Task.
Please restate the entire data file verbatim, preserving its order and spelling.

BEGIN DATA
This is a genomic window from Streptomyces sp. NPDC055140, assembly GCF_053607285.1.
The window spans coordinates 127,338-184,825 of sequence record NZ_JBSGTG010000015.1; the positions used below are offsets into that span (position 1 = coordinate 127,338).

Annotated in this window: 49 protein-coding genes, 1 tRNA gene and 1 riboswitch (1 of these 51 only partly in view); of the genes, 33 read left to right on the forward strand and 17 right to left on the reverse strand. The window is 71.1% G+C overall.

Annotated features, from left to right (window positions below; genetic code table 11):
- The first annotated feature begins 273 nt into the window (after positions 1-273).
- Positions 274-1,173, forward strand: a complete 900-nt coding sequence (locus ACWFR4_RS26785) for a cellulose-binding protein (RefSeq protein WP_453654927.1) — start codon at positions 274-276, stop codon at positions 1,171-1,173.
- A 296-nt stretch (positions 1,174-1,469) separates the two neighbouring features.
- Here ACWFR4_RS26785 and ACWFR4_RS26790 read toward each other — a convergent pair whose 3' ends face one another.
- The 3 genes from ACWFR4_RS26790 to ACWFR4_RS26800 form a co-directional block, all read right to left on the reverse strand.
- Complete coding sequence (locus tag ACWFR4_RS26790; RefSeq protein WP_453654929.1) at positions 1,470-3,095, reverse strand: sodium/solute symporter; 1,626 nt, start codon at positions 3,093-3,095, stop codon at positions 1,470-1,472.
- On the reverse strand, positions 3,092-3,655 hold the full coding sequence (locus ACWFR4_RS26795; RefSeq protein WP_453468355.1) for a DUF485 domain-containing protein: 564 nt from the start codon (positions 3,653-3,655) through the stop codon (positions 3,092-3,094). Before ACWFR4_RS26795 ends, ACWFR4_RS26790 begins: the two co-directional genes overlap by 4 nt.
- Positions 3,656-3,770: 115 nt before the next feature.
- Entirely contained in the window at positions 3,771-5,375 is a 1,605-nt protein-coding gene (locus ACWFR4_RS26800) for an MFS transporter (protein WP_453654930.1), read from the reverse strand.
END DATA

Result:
This is a genomic window from Streptomyces sp. NPDC055140, assembly GCF_053607285.1.
The window spans coordinates 127,338-184,825 of sequence record NZ_JBSGTG010000015.1; the positions used below are offsets into that span (position 1 = coordinate 127,338).

Annotated in this window: 49 protein-coding genes, 1 tRNA gene and 1 riboswitch (1 of these 51 only partly in view); of the genes, 33 read left to right on the forward strand and 17 right to left on the reverse strand. The window is 71.1% G+C overall.

Annotated features, from left to right (window positions below; genetic code table 11):
- The first annotated feature begins 273 nt into the window (after positions 1-273).
- Positions 274-1,173, forward strand: a complete 900-nt coding sequence (locus ACWFR4_RS26785) for a cellulose-binding protein (RefSeq protein WP_453654927.1) — start codon at positions 274-276, stop codon at positions 1,171-1,173.
- A 296-nt stretch (positions 1,174-1,469) separates the two neighbouring features.
- Here ACWFR4_RS26785 and ACWFR4_RS26790 read toward each other — a convergent pair whose 3' ends face one another.
- The 3 genes from ACWFR4_RS26790 to ACWFR4_RS26800 form a co-directional block, all read right to left on the reverse strand.
- Complete coding sequence (locus tag ACWFR4_RS26790; RefSeq protein WP_453654929.1) at positions 1,470-3,095, reverse strand: sodium/solute symporter; 1,626 nt, start codon at positions 3,093-3,095, stop codon at positions 1,470-1,472.
- On the reverse strand, positions 3,092-3,655 hold the full coding sequence (locus ACWFR4_RS26795; RefSeq protein WP_453468355.1) for a DUF485 domain-containing protein: 564 nt from the start codon (positions 3,653-3,655) through the stop codon (positions 3,092-3,094). Before ACWFR4_RS26795 ends, ACWFR4_RS26790 begins: the two co-directional genes overlap by 4 nt.
- Positions 3,656-3,770: 115 nt before the next feature.
- Entirely contained in the window at positions 3,771-5,375 is a 1,605-nt protein-coding gene (locus ACWFR4_RS26800) for an MFS transporter (protein WP_453654930.1), read from the reverse strand.